Fading hope

Tuesday, 2020-09-15 16:13:02
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Puzzle with printed EU and UK flags is seen in this illustration taken November 13, 2019. (Photo: Reuters)
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NDO – Hope for a trade deal between the UK and the European Union (EU) seems to have faded as the latest round of trade negotiations between the two sides ended with disappointing results in many ways. The EU then announced that even the smallest UK breach of the Brexit withdrawal treaty would undermine what little trust is left between the two sides.

Like the previous rounds of negotiations, the UK and the EU could not rectify their disagreements and come to a post-Brexit trade agreement. According to EU chief Brexit negotiator Barnier, the EU has shown flexibility and worked around the UK's red line issues to find solutions that fully respect the UK's sovereignty, in particular with regard to the role of the European Court of Justice, the future legislative autonomy of the UK, and fisheries. However, on its side, the UK has not engaged in a reciprocal way on fundamental EU principles and interests. Significant differences remain in areas of essential interest for the EU.

The situation worsened when the UK suddenly announced a new bill called the Internal Market Bill to change the Brexit deal, which acknowledged the possibility of violating some of the terms of the agreement. The UK government says its Internal Market Bill is a “safety net” designed to prevent disruption to internal U.K. trade in the event that there is no agreement by the end of the year.

The EU strongly opposed the above bill and stated that, even the smallest UK breach of the Brexit withdrawal treaty would undermine what little trust is left between the two sides. The warning came as Britain pushed ahead with legislation that it admits breaks international law by overriding parts of the legally binding withdrawal agreement that both Britain and the EU signed up to. “Breaking international law is not acceptable and does not create the confidence we need to build our future relationship,” EU Council President Charles Michel said.Along with the above warnings, the EU is preparing for a no-deal Brexit scenario, also known as “hard Brexit”.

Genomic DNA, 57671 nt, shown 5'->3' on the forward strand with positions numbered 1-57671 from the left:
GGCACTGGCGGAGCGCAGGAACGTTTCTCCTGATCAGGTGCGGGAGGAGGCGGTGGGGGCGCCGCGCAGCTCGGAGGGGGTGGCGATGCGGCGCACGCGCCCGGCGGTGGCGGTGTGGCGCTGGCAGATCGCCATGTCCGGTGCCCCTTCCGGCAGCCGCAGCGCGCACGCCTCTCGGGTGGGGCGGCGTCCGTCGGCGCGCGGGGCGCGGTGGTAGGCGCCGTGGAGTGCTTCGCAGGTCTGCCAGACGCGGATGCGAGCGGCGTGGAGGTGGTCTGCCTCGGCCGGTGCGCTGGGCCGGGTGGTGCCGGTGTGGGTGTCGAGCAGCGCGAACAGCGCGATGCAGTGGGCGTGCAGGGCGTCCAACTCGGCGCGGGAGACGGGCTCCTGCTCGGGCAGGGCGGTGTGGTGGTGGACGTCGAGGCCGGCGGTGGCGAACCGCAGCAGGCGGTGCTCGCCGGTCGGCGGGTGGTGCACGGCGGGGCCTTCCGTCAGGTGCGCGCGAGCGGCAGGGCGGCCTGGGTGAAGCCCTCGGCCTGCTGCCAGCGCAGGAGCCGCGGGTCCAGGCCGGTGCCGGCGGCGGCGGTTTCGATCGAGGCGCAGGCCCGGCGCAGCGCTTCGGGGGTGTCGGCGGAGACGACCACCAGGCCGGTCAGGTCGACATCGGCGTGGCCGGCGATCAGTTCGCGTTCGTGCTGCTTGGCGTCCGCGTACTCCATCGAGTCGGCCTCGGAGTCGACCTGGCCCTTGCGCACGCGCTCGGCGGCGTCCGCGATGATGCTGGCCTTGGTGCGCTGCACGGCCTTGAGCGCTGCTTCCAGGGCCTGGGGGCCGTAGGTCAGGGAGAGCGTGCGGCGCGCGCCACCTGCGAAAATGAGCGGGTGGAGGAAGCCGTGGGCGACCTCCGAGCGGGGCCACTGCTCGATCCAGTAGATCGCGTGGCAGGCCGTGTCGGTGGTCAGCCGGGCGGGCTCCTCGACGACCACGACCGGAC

With the above situation, analysts said that post-Brexit negotiations between the UK and the EU seem to have “fallen into the abyss” and can not be saved. Even within the EU, there are also contradictions and not many EU members believe in a "happy ending" in the UK-EU trade negotiation process. While Germany hopes the UK will step back to avoid “falling into a cliff”, France - a power in the EU - strongly opposes them.

The US, an important partner of both the UK and the EU, does not support the UK Internal Market Bill. Nancy Pelosi, speaker of the U.S. House of Representatives said that “if the UK violates the international treaty and Brexit undermines the Good Friday (peace) accord, there will be absolutely no chance of a U.S.-U.K. trade agreement passing Congress.”

Meanwhile, European businesses are concerned about a “hard Brexit” scenario that will cause serious consequences for economic sectors, especially the automobile industry of the continent. “If there were a no-deal Brexit, this would cost the European car industry EUR110 billion”, said a conglomerate of 23 European car sector federations, those of the UK included.

In the context that both the UK and EU economies are struggling to recover enough growth to get out of the recession caused by the COVID-19 pandemic, negative impacts from “hard Brexit” are considered another “disaster” for both sides. For the UK, however, the consequences may be not only about economics, but also external losses in relations with its important partners and allies, the EU and the US.